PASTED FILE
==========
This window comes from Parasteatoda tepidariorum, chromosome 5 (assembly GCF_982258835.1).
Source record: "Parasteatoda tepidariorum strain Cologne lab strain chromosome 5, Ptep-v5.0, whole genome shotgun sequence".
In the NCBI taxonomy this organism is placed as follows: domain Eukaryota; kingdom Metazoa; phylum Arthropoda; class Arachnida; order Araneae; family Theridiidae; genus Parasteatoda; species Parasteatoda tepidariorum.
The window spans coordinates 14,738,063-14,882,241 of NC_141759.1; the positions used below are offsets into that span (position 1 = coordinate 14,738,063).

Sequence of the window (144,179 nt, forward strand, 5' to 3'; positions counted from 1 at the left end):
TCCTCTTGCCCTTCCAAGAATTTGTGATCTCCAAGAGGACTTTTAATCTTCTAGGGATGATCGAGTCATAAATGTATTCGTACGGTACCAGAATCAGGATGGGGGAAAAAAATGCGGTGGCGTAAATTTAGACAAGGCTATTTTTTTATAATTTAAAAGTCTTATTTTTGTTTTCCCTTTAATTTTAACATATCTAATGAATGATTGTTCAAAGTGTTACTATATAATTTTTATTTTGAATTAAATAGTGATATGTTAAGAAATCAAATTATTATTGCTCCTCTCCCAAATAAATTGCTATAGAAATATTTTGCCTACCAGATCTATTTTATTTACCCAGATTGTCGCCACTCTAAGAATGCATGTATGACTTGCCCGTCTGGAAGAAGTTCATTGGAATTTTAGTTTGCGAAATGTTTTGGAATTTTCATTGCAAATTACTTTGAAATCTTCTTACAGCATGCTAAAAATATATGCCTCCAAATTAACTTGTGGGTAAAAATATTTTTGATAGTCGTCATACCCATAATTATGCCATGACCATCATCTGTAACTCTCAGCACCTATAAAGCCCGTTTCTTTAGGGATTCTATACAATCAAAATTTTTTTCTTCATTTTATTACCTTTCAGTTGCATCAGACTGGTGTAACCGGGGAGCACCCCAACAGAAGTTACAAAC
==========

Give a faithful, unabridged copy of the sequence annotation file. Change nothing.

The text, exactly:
This window comes from Parasteatoda tepidariorum, chromosome 5 (assembly GCF_982258835.1).
Source record: "Parasteatoda tepidariorum strain Cologne lab strain chromosome 5, Ptep-v5.0, whole genome shotgun sequence".
In the NCBI taxonomy this organism is placed as follows: domain Eukaryota; kingdom Metazoa; phylum Arthropoda; class Arachnida; order Araneae; family Theridiidae; genus Parasteatoda; species Parasteatoda tepidariorum.
The window spans coordinates 14,738,063-14,882,241 of NC_141759.1; the positions used below are offsets into that span (position 1 = coordinate 14,738,063).

Sequence of the window (144,179 nt, forward strand, 5' to 3'; positions counted from 1 at the left end):
TCCTCTTGCCCTTCCAAGAATTTGTGATCTCCAAGAGGACTTTTAATCTTCTAGGGATGATCGAGTCATAAATGTATTCGTACGGTACCAGAATCAGGATGGGGGAAAAAAATGCGGTGGCGTAAATTTAGACAAGGCTATTTTTTTATAATTTAAAAGTCTTATTTTTGTTTTCCCTTTAATTTTAACATATCTAATGAATGATTGTTCAAAGTGTTACTATATAATTTTTATTTTGAATTAAATAGTGATATGTTAAGAAATCAAATTATTATTGCTCCTCTCCCAAATAAATTGCTATAGAAATATTTTGCCTACCAGATCTATTTTATTTACCCAGATTGTCGCCACTCTAAGAATGCATGTATGACTTGCCCGTCTGGAAGAAGTTCATTGGAATTTTAGTTTGCGAAATGTTTTGGAATTTTCATTGCAAATTACTTTGAAATCTTCTTACAGCATGCTAAAAATATATGCCTCCAAATTAACTTGTGGGTAAAAATATTTTTGATAGTCGTCATACCCATAATTATGCCATGACCATCATCTGTAACTCTCAGCACCTATAAAGCCCGTTTCTTTAGGGATTCTATACAATCAAAATTTTTTTCTTCATTTTATTACCTTTCAGTTGCATCAGACTGGTGTAACCGGGGAGCACCCCAACAGAAGTTACAAAC